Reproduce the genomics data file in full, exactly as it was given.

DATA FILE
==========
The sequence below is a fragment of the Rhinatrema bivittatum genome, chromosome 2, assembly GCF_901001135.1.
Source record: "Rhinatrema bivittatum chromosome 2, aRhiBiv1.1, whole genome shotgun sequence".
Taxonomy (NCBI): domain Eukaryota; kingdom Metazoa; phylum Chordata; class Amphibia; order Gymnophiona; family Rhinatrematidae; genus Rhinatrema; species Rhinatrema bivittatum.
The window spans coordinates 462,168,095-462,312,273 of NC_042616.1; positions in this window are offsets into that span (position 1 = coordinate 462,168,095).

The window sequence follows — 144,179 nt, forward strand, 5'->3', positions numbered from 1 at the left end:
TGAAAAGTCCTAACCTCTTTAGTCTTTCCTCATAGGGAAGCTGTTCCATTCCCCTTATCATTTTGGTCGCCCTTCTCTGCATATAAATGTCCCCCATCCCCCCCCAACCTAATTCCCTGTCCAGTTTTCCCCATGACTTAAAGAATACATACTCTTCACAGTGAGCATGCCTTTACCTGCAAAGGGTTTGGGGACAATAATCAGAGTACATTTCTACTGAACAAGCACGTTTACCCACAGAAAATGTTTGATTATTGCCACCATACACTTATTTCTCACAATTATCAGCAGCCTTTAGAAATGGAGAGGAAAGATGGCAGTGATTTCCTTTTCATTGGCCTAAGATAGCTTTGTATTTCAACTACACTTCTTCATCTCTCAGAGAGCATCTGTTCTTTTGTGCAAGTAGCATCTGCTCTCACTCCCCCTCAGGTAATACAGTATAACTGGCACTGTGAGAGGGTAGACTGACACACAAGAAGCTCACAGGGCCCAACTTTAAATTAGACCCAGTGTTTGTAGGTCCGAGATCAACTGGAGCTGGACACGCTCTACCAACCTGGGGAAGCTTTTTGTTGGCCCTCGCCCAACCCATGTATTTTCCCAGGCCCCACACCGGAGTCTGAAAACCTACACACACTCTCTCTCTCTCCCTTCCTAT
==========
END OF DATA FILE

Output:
The sequence below is a fragment of the Rhinatrema bivittatum genome, chromosome 2, assembly GCF_901001135.1.
Source record: "Rhinatrema bivittatum chromosome 2, aRhiBiv1.1, whole genome shotgun sequence".
Taxonomy (NCBI): domain Eukaryota; kingdom Metazoa; phylum Chordata; class Amphibia; order Gymnophiona; family Rhinatrematidae; genus Rhinatrema; species Rhinatrema bivittatum.
The window spans coordinates 462,168,095-462,312,273 of NC_042616.1; positions in this window are offsets into that span (position 1 = coordinate 462,168,095).

The window sequence follows — 144,179 nt, forward strand, 5'->3', positions numbered from 1 at the left end:
TGAAAAGTCCTAACCTCTTTAGTCTTTCCTCATAGGGAAGCTGTTCCATTCCCCTTATCATTTTGGTCGCCCTTCTCTGCATATAAATGTCCCCCATCCCCCCCCAACCTAATTCCCTGTCCAGTTTTCCCCATGACTTAAAGAATACATACTCTTCACAGTGAGCATGCCTTTACCTGCAAAGGGTTTGGGGACAATAATCAGAGTACATTTCTACTGAACAAGCACGTTTACCCACAGAAAATGTTTGATTATTGCCACCATACACTTATTTCTCACAATTATCAGCAGCCTTTAGAAATGGAGAGGAAAGATGGCAGTGATTTCCTTTTCATTGGCCTAAGATAGCTTTGTATTTCAACTACACTTCTTCATCTCTCAGAGAGCATCTGTTCTTTTGTGCAAGTAGCATCTGCTCTCACTCCCCCTCAGGTAATACAGTATAACTGGCACTGTGAGAGGGTAGACTGACACACAAGAAGCTCACAGGGCCCAACTTTAAATTAGACCCAGTGTTTGTAGGTCCGAGATCAACTGGAGCTGGACACGCTCTACCAACCTGGGGAAGCTTTTTGTTGGCCCTCGCCCAACCCATGTATTTTCCCAGGCCCCACACCGGAGTCTGAAAACCTACACACACTCTCTCTCTCTCCCTTCCTAT